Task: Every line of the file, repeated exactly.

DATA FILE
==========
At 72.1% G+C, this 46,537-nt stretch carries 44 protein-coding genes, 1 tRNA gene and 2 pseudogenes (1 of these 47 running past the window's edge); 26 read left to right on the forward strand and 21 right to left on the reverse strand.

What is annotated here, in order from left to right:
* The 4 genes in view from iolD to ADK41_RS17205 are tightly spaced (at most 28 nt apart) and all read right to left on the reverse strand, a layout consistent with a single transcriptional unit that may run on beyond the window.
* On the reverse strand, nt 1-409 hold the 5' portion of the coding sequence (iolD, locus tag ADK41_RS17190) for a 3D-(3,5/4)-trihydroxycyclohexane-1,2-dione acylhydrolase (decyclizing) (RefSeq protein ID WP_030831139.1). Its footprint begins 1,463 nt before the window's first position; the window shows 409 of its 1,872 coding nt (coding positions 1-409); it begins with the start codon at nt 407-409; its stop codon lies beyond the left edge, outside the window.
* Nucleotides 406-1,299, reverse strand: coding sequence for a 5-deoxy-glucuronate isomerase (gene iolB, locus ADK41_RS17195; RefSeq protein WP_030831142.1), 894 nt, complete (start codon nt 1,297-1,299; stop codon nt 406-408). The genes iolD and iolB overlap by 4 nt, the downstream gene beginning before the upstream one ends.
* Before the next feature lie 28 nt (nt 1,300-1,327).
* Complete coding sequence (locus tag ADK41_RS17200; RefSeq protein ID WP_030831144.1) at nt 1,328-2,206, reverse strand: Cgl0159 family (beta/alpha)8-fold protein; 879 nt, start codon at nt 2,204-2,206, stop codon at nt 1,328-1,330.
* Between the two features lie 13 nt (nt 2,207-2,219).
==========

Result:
At 72.1% G+C, this 46,537-nt stretch carries 44 protein-coding genes, 1 tRNA gene and 2 pseudogenes (1 of these 47 running past the window's edge); 26 read left to right on the forward strand and 21 right to left on the reverse strand.

What is annotated here, in order from left to right:
* The 4 genes in view from iolD to ADK41_RS17205 are tightly spaced (at most 28 nt apart) and all read right to left on the reverse strand, a layout consistent with a single transcriptional unit that may run on beyond the window.
* On the reverse strand, nt 1-409 hold the 5' portion of the coding sequence (iolD, locus tag ADK41_RS17190) for a 3D-(3,5/4)-trihydroxycyclohexane-1,2-dione acylhydrolase (decyclizing) (RefSeq protein ID WP_030831139.1). Its footprint begins 1,463 nt before the window's first position; the window shows 409 of its 1,872 coding nt (coding positions 1-409); it begins with the start codon at nt 407-409; its stop codon lies beyond the left edge, outside the window.
* Nucleotides 406-1,299, reverse strand: coding sequence for a 5-deoxy-glucuronate isomerase (gene iolB, locus ADK41_RS17195; RefSeq protein WP_030831142.1), 894 nt, complete (start codon nt 1,297-1,299; stop codon nt 406-408). The genes iolD and iolB overlap by 4 nt, the downstream gene beginning before the upstream one ends.
* Before the next feature lie 28 nt (nt 1,300-1,327).
* Complete coding sequence (locus tag ADK41_RS17200; RefSeq protein ID WP_030831144.1) at nt 1,328-2,206, reverse strand: Cgl0159 family (beta/alpha)8-fold protein; 879 nt, start codon at nt 2,204-2,206, stop codon at nt 1,328-1,330.
* Between the two features lie 13 nt (nt 2,207-2,219).